A month ago we experienced our first severe thunderstorm of the year. We saw it coming from afar. We saw the lightning illuminating distant clouds. It was dead silent. It was dark except for the occasional stroke of light at the horizon. Then came the growling, slow, persistent, menacing. Tension was mounting. Then came the wind. Gusts, triggered by the approaching rain. Time to duck for cover. I was outside until the first rain drops fell, to witness this natural phenomenon that fascinates since I was a child. I used to observe thunderstorms with my father from the terrace on. One of these father-son moments…
The tension I felt while the thunderstorm closed in – I had to think of it when I recently listened to the first movement of Antonio Vivaldi’s Concerto for Viola d’Amore in D minor, RV 393. It builds up tension in a similar way, it makes me feel on the edge, endorphin being set free, my whole body quivering and trembling – a delightful sensation. It has been recorded by Rachel Barton Pine and the ensemble Ars Antigua.
The concerto was written for viola d’amore, strings and bass continuo*; I was unable to find out when exactly it was written, but it seems to have been written after 1720 and to have been dedicatedvto his most gifted student Anna Maria. It is structured in the three movements and “stands out […] for the part entrusted to the solo instrument. Its sonority rich in harmonics gives the whole page a very suggestive atmosphere: from the regal (very ‘Venetian’) start of the initial Allegro to the sweet and melancholic Largo, up to the third movement that uses very special combinations in passages of great invention”, explains the music editor Laura Pietrantoni.
If today Vivaldi is one of the best known composers of the history of music because of the ubiquitous “Four Seasons” concertos, he is fairly underrepresented on this blog and it has to do with the fact that I like his compositions so much that writing about them does not come easy. It needs a conscious effort not to just enjoy Vivaldi’s music, but to study it. I could listen to Vivaldi for hours, even days. And there is no lack of music from the Venetian. He wrote more than 500 concertos, some 350 concertos are for one solo instrument and strings, over 230 of them for violin. Other solo instruments are bassoon, cello, oboe, flute, viola d’amore, recorder and mandolin.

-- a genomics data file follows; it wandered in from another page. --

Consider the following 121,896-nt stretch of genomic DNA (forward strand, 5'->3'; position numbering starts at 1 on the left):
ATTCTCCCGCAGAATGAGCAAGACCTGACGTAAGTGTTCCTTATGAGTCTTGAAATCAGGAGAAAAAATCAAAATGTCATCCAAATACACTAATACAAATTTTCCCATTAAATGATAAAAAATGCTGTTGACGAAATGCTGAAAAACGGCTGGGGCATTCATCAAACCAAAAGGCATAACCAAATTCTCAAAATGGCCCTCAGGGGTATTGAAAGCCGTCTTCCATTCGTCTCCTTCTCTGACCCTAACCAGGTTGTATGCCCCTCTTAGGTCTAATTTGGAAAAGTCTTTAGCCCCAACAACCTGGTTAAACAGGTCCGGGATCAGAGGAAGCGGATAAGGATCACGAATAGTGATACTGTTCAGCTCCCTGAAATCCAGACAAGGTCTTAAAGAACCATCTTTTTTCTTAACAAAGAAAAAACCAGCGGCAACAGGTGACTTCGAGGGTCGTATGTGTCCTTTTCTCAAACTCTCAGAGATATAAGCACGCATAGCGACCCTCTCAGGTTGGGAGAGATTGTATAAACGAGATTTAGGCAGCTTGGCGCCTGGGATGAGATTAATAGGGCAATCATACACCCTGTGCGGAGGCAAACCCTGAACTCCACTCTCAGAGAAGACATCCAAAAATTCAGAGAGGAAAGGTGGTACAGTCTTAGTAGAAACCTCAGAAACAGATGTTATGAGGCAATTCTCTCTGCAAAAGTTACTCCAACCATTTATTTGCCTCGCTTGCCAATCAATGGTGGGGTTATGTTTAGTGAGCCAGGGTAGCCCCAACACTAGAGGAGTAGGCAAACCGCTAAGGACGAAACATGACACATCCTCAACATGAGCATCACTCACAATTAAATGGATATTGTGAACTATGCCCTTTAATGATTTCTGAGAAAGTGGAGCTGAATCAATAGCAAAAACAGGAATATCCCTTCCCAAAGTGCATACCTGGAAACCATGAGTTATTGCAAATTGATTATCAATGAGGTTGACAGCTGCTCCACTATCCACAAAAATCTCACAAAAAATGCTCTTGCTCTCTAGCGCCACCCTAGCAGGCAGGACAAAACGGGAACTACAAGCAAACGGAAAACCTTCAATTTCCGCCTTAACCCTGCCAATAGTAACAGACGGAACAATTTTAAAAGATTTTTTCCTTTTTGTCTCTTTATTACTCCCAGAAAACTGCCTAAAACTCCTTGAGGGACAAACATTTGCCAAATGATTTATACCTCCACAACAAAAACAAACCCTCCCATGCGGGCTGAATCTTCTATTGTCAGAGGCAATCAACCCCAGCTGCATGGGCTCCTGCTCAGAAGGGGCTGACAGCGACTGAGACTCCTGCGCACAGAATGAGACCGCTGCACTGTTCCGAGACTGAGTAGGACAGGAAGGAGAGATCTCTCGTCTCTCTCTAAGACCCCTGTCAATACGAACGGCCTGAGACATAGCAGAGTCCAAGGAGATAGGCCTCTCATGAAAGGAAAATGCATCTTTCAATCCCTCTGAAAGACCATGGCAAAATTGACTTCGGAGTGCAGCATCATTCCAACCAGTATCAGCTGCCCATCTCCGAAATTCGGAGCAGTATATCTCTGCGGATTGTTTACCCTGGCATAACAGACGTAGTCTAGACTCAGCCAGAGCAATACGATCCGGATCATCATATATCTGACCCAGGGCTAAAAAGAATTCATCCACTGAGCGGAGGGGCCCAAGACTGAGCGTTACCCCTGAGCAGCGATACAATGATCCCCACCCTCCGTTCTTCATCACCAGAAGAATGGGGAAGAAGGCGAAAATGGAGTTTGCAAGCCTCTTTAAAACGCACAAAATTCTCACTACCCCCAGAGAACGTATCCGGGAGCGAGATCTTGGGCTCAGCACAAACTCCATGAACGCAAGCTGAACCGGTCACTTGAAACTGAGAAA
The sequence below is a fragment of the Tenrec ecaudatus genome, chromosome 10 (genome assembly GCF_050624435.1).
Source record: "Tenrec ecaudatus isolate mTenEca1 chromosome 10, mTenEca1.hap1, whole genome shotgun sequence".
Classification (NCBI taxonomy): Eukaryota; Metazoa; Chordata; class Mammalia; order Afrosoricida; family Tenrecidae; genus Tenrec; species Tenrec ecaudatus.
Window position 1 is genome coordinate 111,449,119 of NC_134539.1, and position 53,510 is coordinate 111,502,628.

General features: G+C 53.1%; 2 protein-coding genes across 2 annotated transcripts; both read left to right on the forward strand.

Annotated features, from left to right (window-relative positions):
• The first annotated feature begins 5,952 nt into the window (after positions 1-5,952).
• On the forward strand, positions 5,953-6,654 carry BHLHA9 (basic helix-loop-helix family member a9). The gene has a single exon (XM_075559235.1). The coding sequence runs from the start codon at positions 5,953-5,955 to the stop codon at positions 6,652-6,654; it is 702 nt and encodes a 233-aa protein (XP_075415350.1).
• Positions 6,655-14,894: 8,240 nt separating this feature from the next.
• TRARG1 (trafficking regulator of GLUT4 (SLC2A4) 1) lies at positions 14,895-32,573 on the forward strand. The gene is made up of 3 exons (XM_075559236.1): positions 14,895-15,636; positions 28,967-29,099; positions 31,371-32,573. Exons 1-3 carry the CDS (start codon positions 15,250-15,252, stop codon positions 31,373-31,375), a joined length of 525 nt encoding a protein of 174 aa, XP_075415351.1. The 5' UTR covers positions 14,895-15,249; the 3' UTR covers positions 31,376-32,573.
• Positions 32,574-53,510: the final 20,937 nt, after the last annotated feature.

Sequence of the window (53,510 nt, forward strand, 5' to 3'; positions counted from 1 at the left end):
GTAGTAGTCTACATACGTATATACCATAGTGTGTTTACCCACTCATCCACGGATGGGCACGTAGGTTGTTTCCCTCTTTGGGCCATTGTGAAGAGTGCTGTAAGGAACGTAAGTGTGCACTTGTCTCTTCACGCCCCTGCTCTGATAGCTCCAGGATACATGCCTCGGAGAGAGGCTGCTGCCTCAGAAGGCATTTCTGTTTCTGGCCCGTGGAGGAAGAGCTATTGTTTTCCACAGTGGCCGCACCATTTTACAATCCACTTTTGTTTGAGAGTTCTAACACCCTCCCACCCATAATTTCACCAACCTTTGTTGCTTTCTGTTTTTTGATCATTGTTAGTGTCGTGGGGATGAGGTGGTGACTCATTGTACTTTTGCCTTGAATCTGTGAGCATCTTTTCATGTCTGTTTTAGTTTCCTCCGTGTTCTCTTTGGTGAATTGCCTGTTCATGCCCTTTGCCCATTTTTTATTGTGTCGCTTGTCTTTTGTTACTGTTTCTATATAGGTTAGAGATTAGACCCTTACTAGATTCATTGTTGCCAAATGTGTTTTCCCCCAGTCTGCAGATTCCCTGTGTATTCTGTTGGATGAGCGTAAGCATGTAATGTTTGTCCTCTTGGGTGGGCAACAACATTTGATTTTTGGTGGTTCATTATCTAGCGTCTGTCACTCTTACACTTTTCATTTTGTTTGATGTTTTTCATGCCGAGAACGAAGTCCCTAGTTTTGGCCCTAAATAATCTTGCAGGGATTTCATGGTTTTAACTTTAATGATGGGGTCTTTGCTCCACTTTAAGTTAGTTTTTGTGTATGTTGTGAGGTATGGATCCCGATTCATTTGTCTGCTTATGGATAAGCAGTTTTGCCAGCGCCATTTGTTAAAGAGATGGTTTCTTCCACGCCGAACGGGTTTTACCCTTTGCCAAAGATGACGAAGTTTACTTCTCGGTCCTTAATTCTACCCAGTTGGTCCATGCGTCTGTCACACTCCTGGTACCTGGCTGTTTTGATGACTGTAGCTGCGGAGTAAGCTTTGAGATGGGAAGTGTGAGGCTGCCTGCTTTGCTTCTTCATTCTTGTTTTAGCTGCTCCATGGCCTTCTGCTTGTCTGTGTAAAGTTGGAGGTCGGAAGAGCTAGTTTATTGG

An illustrious career
Vivaldi’s father Giovanni Battista was appointed as a violinist to the cathedral San Marco in Venice and he was in some way or other involved in operatic management. Antonio Vivaldi was born in 1678. From 1693 until 1703 he underwent training to become a priest and most likely was taught by his father to play the violin. According to Oxford Music Online he probably ceased to say Mass in 1706, “thereby sacrificing a useful income as a house priest.” Three years earlier Antonio Vivaldi had secured himself a first appointment, becoming an official violinist at Venetian conservatory Ospedale della Pieta. The governors renewed his post annually until 1709, when a majority voted on a second ballot against retaining him for reasons unknown.
Meanwhile, Vivaldi was seeking recognition as a composer for church, secular orchestral and stage music. In 1711 he returned to the Pieta, where he taught Anna Maria, and in 1716 he was appointed to a position of nominally greater responsibility as a concert master. From 1718 on Vivaldi would start to travel all over Italy to promote his compositions and himself. Oxford Music Online does not fail to point out that “Vivaldi was so unconventional a man and musician that he was bound to elicit much adverse comment in his lifetime. His vanity was notorious: he boasted of his fame and illustrious patrons, and of his fluency in composition.” Which does in no way diminish the value of his works.
© Charles Thibo